Fast fashion is the world’s second biggest polluter (after oil), but it hasn’t always been like this. Closet space was not a main concern in years gone by. Generations before us stuck with a few well-made garments. When clothes ripped, they mended. When they needed something, it was probably already in the household. The best store was often their siblings’ rooms.
Fast forward to today. Trends go out of fashion quicker than they can sell. When something rips, we bin it. When it goes out of style, we buy something brand new. The norm is to buy on repeat, to purchase as a habit and to rarely question the impact, other than the dent in our purse.
You may think your innocent-looking rain jacket protects you from the weather, and couldn’t possibly do any harm. Sure, you stay nice and dry, but the planet isn’t so thrilled about it.
There’s a lot more woven into fabric than you think. In fact, many textiles used for clothing often combine around3,500 different chemicals. These chemicals are used for everything from dyeing the fabric to softening it for extra comfort.
The chemicals end up in the water that we drink and use to bathe. An estimated80 billion cubic metres of fresh water was used by the fashion industry in 2015 to produce the clothes we wear. That makes the fashion industry one of the largest consumers of fresh water, and one of the biggest producers of waste water.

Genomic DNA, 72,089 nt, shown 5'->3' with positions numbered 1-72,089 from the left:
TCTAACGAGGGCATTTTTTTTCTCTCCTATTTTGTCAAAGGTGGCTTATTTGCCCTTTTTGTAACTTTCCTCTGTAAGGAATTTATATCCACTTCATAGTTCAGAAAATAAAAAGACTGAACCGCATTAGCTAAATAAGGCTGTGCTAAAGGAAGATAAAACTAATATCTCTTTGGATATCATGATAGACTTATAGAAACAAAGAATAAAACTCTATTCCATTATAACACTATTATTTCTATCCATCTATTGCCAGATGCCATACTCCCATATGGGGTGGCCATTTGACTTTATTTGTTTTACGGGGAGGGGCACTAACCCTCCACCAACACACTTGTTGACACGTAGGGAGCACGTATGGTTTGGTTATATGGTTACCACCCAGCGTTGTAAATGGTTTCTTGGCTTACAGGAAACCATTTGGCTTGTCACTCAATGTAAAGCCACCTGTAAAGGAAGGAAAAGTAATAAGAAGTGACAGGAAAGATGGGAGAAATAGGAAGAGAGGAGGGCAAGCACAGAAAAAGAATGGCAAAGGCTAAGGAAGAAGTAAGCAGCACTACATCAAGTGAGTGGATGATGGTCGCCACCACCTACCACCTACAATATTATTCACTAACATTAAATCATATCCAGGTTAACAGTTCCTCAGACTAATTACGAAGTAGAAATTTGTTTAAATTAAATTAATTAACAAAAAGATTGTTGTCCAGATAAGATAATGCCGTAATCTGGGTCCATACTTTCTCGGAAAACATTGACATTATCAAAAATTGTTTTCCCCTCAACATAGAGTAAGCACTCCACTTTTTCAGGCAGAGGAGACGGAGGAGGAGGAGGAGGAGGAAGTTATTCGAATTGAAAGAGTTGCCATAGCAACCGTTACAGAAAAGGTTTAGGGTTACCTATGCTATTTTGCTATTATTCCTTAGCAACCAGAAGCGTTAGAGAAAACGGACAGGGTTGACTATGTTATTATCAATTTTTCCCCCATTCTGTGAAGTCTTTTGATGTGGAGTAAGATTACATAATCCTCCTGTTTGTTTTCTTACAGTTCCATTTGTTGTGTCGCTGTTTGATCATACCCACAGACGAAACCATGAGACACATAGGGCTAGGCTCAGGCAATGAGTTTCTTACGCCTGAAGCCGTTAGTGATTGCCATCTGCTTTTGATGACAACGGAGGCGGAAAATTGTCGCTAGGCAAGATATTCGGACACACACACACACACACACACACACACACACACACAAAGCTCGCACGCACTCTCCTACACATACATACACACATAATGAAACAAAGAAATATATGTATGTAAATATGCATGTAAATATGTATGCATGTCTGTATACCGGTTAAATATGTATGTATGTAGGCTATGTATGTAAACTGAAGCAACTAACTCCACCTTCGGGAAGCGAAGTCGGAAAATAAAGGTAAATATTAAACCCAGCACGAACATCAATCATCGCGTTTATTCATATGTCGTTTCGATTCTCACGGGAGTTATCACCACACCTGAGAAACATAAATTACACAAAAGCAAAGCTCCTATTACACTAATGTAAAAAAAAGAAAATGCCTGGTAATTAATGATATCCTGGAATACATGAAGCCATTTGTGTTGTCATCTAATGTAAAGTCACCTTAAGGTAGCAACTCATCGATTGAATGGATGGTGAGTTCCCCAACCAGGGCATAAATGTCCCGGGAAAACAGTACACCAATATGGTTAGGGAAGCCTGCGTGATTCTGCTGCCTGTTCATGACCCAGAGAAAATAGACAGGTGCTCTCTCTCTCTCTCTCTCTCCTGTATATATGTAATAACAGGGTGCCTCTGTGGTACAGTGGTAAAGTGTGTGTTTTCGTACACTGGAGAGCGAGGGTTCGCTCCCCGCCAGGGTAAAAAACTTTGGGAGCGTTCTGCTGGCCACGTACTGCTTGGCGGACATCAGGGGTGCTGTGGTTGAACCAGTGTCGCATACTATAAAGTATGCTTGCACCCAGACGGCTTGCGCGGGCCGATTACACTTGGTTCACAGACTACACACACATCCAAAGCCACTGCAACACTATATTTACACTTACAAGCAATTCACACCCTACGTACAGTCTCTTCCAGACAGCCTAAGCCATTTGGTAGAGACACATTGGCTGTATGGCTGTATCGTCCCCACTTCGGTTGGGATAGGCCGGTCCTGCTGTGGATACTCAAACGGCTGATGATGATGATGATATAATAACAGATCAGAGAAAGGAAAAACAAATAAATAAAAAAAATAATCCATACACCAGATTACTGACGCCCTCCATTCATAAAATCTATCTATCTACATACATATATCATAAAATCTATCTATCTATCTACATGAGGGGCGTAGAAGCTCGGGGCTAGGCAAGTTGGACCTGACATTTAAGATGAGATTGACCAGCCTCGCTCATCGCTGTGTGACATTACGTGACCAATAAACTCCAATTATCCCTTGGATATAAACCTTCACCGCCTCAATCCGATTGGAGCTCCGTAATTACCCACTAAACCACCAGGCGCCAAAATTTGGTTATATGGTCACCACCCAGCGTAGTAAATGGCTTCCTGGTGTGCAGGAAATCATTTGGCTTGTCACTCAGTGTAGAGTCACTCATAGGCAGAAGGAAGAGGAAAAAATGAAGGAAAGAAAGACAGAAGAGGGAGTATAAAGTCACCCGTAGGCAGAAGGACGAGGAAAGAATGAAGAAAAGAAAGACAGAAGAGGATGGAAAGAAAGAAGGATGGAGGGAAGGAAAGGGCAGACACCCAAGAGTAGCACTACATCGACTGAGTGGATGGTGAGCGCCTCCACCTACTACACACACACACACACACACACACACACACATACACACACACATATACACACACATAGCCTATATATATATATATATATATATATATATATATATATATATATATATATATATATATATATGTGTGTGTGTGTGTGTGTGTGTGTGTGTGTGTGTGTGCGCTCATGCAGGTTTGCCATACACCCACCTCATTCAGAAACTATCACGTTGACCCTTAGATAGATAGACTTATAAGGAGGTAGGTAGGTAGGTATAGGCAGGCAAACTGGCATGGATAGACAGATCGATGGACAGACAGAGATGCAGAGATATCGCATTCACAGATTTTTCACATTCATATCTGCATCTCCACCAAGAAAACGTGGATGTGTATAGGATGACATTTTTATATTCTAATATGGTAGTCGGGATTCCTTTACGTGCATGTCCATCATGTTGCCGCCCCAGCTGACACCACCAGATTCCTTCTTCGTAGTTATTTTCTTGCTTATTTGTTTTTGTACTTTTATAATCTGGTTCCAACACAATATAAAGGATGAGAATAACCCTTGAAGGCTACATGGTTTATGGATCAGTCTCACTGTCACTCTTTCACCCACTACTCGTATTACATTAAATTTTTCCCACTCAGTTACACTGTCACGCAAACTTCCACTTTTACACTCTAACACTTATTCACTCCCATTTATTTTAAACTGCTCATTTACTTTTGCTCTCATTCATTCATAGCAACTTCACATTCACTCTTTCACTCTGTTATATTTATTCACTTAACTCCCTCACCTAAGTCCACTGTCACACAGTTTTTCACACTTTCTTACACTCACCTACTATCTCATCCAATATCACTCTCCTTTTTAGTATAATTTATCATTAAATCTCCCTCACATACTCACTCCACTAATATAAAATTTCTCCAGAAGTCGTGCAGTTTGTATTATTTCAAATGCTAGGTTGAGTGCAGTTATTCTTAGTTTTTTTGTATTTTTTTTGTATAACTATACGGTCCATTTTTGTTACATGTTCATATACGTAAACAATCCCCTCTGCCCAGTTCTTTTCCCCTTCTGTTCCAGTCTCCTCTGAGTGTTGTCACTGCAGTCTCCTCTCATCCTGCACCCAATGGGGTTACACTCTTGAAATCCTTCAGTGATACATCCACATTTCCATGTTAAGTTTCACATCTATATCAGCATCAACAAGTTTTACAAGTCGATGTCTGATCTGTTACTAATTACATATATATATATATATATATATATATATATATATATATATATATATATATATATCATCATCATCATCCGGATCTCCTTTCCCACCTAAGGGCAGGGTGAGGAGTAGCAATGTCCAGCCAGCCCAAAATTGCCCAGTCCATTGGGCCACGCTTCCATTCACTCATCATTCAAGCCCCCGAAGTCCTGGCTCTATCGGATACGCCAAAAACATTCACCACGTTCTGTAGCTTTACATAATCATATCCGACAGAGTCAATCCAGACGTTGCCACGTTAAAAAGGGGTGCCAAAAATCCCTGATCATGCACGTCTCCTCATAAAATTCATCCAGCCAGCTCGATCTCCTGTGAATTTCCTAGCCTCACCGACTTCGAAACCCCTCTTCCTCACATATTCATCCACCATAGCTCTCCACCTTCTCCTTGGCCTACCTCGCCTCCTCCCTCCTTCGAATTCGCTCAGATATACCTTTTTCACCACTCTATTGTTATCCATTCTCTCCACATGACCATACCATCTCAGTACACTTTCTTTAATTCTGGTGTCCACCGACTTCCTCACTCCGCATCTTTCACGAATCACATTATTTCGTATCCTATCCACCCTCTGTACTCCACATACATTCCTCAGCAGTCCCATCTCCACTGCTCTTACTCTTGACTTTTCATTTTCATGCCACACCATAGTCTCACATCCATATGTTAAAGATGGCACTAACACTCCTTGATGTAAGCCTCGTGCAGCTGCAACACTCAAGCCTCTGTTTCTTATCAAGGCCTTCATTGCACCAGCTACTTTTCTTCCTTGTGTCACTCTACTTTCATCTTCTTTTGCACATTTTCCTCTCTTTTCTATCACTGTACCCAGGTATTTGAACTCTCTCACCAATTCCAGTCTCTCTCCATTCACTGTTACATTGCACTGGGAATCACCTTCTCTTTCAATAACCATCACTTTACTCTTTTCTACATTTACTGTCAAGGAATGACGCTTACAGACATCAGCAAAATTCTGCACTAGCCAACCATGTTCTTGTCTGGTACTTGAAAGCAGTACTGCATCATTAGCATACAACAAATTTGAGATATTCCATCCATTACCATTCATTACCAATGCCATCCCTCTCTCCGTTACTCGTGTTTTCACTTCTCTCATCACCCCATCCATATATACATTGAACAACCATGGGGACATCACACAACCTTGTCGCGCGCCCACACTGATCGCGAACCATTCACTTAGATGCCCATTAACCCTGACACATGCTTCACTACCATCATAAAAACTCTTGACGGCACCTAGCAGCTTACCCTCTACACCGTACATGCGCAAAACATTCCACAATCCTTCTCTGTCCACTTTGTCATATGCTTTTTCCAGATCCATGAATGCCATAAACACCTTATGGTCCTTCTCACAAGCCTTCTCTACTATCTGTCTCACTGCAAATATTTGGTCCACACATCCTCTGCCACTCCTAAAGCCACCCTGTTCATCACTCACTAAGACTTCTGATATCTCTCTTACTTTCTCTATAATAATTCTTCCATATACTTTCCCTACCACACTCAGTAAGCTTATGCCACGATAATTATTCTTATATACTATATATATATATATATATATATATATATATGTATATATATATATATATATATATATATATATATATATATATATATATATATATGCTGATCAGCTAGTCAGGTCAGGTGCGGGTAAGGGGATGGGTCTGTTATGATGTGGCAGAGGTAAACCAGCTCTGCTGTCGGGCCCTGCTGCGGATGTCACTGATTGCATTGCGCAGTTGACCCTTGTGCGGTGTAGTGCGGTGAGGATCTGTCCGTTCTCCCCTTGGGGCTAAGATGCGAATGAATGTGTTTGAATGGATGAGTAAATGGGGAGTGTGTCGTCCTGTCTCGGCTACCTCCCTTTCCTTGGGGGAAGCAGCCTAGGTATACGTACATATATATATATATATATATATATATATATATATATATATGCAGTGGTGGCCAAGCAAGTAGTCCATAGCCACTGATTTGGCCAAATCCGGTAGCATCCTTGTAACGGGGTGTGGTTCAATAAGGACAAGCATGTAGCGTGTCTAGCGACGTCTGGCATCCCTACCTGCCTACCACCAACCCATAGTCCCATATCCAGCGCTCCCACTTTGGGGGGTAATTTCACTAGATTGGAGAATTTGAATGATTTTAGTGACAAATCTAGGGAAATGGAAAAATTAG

Think purchasing only cotton clothing is better? Unfortunately not. Cotton takes up arguably more resources than other crops, and in its worldwide cultivation, uses around 11% of pesticides and24% of insecticides. Cotton production combined with synthetic fibers left behind in landfills make this industry one of the most damaging to our planet.
Modern Day Slavery is something the UK legislated to combat in 2015. Slave labour may seem like a historical issue, but is in fact a present-day problem, and one that the fashion industry has been criticised heavily for. When we look at our labels, we see words like ‘Made in China’, which many have become desensitised to. But remember, your garment can always be traced back to a real town, with real people.
Health and safety is a priority and a matter of compliance for UK businesses, but that doesn’t necessarily translate to other jurisdictions. With40 million people working in the garment industry (85% women), a lot is swept under the rug. Vulnerable populations, including children, are forced to work illegally, and in poor conditions.
Breaking the cycle of poverty is near impossible when subpar conditions and cheap labour are the threads that weave the fashion industry’s supply chain together.
The ripple effect of how our garments are made must not be ignored. Watch the eye-opening Netflix documentary,The True Cost, to learn more about the truth behind the working conditions that produce the clothes that hang in our wardrobes.
Believe it or not, your clothing choices, no matter how small they may seem, make a huge difference to the fast fashion chain.
From 2000 to 2014consumers bought up to 60% more clothing, and kept garments half as long. Clothing consumption is expected to rise by a further 63% by 2030, so it’s time for conscious consumption to take priority over shopping therapy. Ohana is committed to putting the planet and people first.
Here are a few ways you can make a change:
Got any great tips on sustainable shopping? Let me knowover on Instagram at@ohanacbd.
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